Wrist Flipping, Release, Follow Through

Q: I don't understand your method of not flipping your wrist. When you shoot the ball, you have to flip your wrist to propel the ball up. Could you explain this better to me?

A: The wrist flips or bends, but it is not FLIPPED intentionally. By that I mean that the wrist flexes and the hand bounces if they are relaxed, and that is the goal. When you do that, you have the fewest possible variables. The "flip" or "flopping action" is created by the arm straightening quickly. Note the power is coming from the legs and from the arm straightening, not any wrist or hand power. It's a different way to shoot, but you'll find it's the way most great shooters shoot. Yes, you can get more power by flipping (intentionally) the wrist, but it is a horizontal power source and adds variables.

Q: What could I do to better align my elbow to the rim?

A: I don't advocate aligning the elbow. Align, instead, your shooting hand, the palm, get that pointed directly on line with the target. When you do, the elbow will be out to the right a bit. That's normal. Forget the elbow. If you have the hand in line and push it directly on the line, the elbow will start to the right and just normally straighten. Test it.

Q: Could you give me all the steps of a correct follow-through?

A: Just relax the wrist and hand, straighten the arm directly in line with the target, and hold the follow through until the ball gets to the basket, approximately. The "completion" of the shot is very important for that last bit of power and control. The hand will flop forward, if wrist and hand are totally relaxed. If they are doing anything else, then you are doing extra stuff and it will interfere.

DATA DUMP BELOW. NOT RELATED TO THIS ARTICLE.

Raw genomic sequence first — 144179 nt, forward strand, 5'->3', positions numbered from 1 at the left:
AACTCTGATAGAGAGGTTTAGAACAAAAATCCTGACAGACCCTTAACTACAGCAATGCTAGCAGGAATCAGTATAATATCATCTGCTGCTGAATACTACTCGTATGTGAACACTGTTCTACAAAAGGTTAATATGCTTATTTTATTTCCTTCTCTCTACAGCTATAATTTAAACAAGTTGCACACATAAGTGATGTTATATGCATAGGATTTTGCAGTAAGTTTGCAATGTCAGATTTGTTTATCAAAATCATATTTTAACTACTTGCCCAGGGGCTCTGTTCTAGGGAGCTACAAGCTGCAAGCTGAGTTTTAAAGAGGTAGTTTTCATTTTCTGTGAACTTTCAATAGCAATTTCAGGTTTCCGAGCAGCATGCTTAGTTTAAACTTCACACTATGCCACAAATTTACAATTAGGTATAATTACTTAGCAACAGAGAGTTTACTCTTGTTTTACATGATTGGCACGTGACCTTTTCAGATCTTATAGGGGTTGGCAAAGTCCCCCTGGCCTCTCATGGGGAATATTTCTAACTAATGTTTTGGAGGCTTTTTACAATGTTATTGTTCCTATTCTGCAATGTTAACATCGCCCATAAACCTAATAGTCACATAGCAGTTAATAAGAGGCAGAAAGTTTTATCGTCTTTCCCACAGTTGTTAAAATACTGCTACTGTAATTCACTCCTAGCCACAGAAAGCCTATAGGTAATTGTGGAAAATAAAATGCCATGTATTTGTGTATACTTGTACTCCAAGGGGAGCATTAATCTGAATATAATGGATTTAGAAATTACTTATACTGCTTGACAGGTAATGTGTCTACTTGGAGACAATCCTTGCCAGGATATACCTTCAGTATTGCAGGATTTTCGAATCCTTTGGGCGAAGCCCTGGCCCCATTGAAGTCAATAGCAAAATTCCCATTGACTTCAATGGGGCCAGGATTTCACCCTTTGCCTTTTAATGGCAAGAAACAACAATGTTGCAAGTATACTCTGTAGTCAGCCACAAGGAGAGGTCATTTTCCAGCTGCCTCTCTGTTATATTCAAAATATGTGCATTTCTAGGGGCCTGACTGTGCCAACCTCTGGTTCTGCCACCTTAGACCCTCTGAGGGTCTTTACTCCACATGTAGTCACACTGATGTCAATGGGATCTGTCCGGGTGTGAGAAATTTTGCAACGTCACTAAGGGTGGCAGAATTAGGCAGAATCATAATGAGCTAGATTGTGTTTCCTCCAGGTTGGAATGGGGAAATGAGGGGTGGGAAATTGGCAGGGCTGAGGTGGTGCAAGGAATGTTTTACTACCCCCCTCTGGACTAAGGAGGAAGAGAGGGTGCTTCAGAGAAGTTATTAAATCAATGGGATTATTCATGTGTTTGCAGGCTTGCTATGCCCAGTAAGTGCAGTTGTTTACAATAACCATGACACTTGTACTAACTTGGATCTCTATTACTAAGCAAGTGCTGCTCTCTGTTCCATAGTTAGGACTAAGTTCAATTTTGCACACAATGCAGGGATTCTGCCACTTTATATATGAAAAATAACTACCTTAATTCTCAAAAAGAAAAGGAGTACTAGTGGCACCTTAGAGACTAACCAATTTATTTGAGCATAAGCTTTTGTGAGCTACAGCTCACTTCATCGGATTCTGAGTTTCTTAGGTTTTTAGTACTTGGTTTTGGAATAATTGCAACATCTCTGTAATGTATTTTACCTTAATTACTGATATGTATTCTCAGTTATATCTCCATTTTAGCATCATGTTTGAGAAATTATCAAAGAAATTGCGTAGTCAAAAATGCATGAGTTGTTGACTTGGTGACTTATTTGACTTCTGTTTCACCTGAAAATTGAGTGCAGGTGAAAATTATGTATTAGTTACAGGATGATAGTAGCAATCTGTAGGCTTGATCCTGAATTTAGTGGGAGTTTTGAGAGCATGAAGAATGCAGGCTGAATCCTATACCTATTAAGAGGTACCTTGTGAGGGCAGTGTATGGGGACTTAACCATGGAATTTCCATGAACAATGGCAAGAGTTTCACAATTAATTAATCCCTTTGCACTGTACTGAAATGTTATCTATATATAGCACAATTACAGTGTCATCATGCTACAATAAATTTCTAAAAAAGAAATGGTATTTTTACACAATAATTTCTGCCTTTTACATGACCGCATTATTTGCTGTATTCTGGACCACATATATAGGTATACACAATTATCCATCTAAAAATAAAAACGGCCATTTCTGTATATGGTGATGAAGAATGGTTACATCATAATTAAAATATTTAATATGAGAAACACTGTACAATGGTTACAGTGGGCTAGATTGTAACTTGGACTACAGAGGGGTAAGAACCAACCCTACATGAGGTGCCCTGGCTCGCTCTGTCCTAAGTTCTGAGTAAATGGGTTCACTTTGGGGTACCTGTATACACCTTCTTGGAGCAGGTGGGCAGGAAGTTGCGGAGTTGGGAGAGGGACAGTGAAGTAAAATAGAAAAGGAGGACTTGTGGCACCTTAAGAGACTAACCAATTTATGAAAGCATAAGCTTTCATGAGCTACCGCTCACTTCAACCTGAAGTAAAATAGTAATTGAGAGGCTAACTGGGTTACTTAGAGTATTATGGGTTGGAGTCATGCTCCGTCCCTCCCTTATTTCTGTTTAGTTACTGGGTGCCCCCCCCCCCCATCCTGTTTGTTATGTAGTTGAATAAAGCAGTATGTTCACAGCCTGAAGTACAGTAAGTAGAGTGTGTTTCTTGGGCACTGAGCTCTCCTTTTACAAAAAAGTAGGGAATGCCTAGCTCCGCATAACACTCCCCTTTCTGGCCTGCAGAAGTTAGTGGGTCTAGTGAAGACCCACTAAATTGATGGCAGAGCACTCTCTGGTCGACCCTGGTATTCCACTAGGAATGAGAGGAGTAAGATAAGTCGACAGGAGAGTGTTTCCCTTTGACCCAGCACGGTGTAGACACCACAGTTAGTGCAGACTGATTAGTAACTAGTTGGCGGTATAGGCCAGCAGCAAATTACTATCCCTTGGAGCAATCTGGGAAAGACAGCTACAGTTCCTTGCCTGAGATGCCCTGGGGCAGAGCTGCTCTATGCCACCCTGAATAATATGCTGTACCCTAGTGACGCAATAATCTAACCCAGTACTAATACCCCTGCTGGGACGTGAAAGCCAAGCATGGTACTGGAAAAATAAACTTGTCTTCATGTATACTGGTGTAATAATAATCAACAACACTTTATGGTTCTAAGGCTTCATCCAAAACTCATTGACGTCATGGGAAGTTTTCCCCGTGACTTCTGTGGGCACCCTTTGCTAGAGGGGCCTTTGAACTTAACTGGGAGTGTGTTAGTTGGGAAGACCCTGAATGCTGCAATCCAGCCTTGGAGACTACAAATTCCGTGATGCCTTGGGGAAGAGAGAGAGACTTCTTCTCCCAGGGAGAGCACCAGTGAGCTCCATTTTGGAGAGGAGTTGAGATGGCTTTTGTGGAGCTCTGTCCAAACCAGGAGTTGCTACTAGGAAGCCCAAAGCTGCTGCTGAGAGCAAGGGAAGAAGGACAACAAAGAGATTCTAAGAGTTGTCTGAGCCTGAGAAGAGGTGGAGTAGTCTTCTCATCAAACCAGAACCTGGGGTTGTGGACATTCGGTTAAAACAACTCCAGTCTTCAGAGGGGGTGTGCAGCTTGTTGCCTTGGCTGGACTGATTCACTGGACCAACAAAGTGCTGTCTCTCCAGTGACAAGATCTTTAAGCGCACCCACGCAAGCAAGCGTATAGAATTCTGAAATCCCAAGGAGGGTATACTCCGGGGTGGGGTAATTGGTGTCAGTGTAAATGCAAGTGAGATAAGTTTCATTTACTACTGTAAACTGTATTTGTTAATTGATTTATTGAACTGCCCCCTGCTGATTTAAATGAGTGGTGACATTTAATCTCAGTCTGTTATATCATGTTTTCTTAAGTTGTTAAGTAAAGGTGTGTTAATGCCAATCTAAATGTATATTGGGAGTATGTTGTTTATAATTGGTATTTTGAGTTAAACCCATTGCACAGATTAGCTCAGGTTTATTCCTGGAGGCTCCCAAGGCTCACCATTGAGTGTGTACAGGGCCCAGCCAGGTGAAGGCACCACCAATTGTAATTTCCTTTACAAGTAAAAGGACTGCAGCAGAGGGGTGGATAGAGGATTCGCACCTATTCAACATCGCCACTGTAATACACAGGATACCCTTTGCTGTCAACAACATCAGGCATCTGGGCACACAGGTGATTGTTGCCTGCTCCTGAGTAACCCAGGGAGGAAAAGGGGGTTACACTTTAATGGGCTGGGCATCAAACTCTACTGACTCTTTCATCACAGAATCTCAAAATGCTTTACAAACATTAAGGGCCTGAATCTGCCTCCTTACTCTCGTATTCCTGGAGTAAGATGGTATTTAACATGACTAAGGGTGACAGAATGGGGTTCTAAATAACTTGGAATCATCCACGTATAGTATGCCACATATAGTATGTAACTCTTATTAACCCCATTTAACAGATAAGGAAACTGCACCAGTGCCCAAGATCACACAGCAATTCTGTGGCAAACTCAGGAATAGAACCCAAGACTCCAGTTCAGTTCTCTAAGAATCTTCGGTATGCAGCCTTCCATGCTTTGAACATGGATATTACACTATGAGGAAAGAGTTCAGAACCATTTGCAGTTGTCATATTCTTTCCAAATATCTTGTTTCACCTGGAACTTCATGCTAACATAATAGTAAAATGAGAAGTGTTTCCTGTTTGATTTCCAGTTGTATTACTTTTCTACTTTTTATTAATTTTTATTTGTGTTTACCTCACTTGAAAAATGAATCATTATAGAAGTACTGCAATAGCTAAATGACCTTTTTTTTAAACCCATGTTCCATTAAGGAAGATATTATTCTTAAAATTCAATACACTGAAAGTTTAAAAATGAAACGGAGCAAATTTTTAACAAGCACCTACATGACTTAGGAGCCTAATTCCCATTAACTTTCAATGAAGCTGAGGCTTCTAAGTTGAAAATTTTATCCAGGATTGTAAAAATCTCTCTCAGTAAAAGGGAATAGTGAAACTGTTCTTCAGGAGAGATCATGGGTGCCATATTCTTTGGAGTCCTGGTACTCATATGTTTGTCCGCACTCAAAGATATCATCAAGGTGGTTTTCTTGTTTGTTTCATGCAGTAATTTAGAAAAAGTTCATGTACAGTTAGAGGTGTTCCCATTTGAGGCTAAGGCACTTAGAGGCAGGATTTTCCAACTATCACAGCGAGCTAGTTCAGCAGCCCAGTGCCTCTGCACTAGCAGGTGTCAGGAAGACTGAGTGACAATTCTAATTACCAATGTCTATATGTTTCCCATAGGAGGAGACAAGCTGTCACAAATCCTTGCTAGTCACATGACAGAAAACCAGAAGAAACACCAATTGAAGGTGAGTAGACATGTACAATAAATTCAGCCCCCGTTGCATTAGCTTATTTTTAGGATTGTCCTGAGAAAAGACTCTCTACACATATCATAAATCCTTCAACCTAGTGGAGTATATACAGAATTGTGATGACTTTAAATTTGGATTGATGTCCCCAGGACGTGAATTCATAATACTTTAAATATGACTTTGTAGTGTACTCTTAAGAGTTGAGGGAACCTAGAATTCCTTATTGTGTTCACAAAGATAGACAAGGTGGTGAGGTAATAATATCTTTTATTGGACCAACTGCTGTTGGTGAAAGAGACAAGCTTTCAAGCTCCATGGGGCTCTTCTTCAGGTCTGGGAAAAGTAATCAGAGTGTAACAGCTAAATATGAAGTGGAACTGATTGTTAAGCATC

Q: When I shoot, do I have to bend my knees a lot to achieve the UpForce?

A: Just intend to get more or less UpForce and see what the body does. It doesn't have to be a huge bend to get a large source of power. A great force can be generated with a small or medium sized bend. Play with it. Don't make rules out of this.

Q: Should I shoot in the middle of my jump or the beginning?

A: For all outside jumpers and free throws, aim to shoot quickly on the way up, in the "beginning." I like to look at a "percentage" of available leg power. 100% just means you are catching all of it. If you are just 5-6 feet away, then you don't need all the U/F and can hesitate a bit before shooting, but don't wait until the top of the jump. You need to use some of that power source to stabilize the shot.

Q: When I shoot my body is kind of to the side(30 degrees), is this okay?

A: That sounds like it will work. I'm not into rules as to exact degrees of rotation, etc.

Q: Should I extend my arms all the way to get a correct follow - through?

A: I believe so, because then it is more predictable, more repeatable. If you short-arm, it will tend to make the shot more wristy (flippy), and is not repeatable.

Test all this stuff out. It's not hidden stuff. It's right out there. Most coaching instruction leads you away from the natural. Keep it simple and observe carefully what happens. Your experience will teach you.